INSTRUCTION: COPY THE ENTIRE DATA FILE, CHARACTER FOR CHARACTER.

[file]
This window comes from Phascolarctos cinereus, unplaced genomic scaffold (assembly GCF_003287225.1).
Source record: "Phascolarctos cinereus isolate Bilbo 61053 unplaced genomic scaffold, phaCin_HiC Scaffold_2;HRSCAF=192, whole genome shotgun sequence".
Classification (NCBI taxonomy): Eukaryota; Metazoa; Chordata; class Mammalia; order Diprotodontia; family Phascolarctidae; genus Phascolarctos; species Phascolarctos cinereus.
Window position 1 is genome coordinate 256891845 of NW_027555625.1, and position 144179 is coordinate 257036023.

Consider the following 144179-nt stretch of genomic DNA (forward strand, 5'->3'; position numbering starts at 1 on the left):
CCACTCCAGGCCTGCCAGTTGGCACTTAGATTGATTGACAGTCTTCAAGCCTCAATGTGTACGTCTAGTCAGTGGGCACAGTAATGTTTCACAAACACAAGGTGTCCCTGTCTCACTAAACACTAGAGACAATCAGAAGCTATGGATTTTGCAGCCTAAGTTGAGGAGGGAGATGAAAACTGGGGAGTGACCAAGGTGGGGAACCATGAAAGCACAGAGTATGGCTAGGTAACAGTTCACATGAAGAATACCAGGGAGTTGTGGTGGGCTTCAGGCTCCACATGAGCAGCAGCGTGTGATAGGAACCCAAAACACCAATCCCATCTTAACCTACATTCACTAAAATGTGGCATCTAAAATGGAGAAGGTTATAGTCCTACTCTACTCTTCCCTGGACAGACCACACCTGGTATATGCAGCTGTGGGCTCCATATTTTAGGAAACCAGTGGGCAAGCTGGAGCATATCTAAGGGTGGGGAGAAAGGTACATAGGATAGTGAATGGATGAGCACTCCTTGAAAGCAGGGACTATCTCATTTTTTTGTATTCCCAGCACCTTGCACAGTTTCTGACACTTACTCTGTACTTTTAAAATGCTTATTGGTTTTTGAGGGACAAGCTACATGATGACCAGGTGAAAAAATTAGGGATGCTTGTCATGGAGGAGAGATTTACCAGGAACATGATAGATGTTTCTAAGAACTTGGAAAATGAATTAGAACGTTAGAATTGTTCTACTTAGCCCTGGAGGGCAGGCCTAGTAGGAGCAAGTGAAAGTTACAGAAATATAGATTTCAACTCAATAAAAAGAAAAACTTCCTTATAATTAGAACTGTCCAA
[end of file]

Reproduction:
This window comes from Phascolarctos cinereus, unplaced genomic scaffold (assembly GCF_003287225.1).
Source record: "Phascolarctos cinereus isolate Bilbo 61053 unplaced genomic scaffold, phaCin_HiC Scaffold_2;HRSCAF=192, whole genome shotgun sequence".
Classification (NCBI taxonomy): Eukaryota; Metazoa; Chordata; class Mammalia; order Diprotodontia; family Phascolarctidae; genus Phascolarctos; species Phascolarctos cinereus.
Window position 1 is genome coordinate 256891845 of NW_027555625.1, and position 144179 is coordinate 257036023.

Consider the following 144179-nt stretch of genomic DNA (forward strand, 5'->3'; position numbering starts at 1 on the left):
CCACTCCAGGCCTGCCAGTTGGCACTTAGATTGATTGACAGTCTTCAAGCCTCAATGTGTACGTCTAGTCAGTGGGCACAGTAATGTTTCACAAACACAAGGTGTCCCTGTCTCACTAAACACTAGAGACAATCAGAAGCTATGGATTTTGCAGCCTAAGTTGAGGAGGGAGATGAAAACTGGGGAGTGACCAAGGTGGGGAACCATGAAAGCACAGAGTATGGCTAGGTAACAGTTCACATGAAGAATACCAGGGAGTTGTGGTGGGCTTCAGGCTCCACATGAGCAGCAGCGTGTGATAGGAACCCAAAACACCAATCCCATCTTAACCTACATTCACTAAAATGTGGCATCTAAAATGGAGAAGGTTATAGTCCTACTCTACTCTTCCCTGGACAGACCACACCTGGTATATGCAGCTGTGGGCTCCATATTTTAGGAAACCAGTGGGCAAGCTGGAGCATATCTAAGGGTGGGGAGAAAGGTACATAGGATAGTGAATGGATGAGCACTCCTTGAAAGCAGGGACTATCTCATTTTTTTGTATTCCCAGCACCTTGCACAGTTTCTGACACTTACTCTGTACTTTTAAAATGCTTATTGGTTTTTGAGGGACAAGCTACATGATGACCAGGTGAAAAAATTAGGGATGCTTGTCATGGAGGAGAGATTTACCAGGAACATGATAGATGTTTCTAAGAACTTGGAAAATGAATTAGAACGTTAGAATTGTTCTACTTAGCCCTGGAGGGCAGGCCTAGTAGGAGCAAGTGAAAGTTACAGAAATATAGATTTCAACTCAATAAAAAGAAAAACTTCCTTATAATTAGAACTGTCCAA